University Researchers Study Weed Management Practices in Effort to Extend Glyphosate Cropping Systems
June 19, 2009
Weed scientists from six universities have joined forces to examine grower weed management practices and develop programs to evaluate and improve the sustainability of weed control in Roundup Ready® cropping systems. Called the Benchmark Study, this multi-state research project is now in its fourth year. Funding for the study has been provided by the Monsanto Company.
|Benchmark Study Report 1:|
Benchmark Study Surveys Farmers
The Benchmark Study began in the winter of 2005-2006 with a telephone survey of about 1200 growers from six states. Growers planting Roundup Ready corn, soybean or cotton for a minimum of three years were included in the survey. The survey evaluated
- tillage practices,
- herbicide use patterns,
- grower perceptions of weed pressure, and
- their problematic weeds before and after adopting Roundup Ready cropping systems.
Growers also were questioned about their awareness of and actions taken regarding weed resistance to glyphosate.
Survey results recently were published in a series of peer reviewed scientific papers in the journal Weed Technology. The university collaborators and Monsanto are releasing Summary Reports that highlight valuable information from each of the Benchmark Study scientific papers. We will share these in this and the next four issues of CropWatch.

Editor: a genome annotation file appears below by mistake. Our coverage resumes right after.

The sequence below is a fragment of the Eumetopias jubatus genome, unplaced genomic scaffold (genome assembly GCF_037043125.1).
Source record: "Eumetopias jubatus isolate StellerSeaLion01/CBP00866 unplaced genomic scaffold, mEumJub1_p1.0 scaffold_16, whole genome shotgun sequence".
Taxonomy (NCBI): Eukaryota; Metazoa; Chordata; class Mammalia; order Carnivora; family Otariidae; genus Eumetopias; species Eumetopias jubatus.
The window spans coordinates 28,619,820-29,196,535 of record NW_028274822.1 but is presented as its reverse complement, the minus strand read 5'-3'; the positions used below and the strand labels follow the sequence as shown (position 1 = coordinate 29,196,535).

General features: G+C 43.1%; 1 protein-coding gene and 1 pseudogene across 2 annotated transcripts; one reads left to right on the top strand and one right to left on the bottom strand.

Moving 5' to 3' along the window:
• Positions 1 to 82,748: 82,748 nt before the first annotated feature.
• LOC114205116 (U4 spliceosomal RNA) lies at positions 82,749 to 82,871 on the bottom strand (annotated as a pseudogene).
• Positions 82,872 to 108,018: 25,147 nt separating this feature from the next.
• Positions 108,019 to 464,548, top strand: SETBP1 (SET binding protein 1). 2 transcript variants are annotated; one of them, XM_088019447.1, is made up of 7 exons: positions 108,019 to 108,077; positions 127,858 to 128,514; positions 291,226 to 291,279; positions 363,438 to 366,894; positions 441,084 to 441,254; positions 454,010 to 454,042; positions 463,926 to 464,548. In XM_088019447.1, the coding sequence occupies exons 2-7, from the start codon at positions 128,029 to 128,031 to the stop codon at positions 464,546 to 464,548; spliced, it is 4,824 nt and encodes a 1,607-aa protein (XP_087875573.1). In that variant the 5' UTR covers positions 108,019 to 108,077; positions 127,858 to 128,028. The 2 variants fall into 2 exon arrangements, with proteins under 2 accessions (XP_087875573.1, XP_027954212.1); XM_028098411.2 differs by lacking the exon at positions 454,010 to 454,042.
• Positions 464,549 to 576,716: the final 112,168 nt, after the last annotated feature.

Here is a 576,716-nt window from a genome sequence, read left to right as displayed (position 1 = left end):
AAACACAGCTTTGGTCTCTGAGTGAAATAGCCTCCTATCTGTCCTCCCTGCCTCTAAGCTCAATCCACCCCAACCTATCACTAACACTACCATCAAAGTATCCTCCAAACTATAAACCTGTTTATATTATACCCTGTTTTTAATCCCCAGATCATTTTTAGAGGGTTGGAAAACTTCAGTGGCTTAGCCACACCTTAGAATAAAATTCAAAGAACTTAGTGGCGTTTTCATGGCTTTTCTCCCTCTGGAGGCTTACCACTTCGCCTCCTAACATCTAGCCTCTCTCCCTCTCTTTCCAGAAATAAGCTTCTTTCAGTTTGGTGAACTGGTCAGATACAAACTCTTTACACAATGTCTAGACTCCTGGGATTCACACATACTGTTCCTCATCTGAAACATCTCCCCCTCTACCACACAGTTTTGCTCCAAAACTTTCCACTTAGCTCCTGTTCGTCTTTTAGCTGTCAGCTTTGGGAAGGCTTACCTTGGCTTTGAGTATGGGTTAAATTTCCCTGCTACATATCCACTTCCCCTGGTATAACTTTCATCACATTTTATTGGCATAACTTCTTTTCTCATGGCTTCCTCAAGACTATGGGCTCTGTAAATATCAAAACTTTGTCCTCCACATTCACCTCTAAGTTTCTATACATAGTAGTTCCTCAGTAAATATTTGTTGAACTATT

Field Research Component
The Benchmark Study also includes field research which is currently in its fourth year. Approximately 150 growers in six states were randomly selected from among the survey respondents to participate in on-farm trials. In each trial, the growers' current herbicide program is compared to a herbicide program recommended by university weed scientists.
The researchers expect that the herbicide program recommended by the university would reduce the potential risk of selecting for glyphosate resistance. They have been monitoring weed populations, weed species diversity, weed seedbank, crop yields, and economic returns from both herbicide programs throughout each growing season.
This information is currently being reviewed and evaluated and the weed scientists expect to publish results from the first two years of the field study in late 2009. The results of the Benchmark Study may provide valuable data comparing the sustainability of growers' current weed management programs to more diversified weed management programs, while reducing the risk of selecting for weed resistance to glyphosate.
UNL Extension Weed Specialists with the Benchmark Study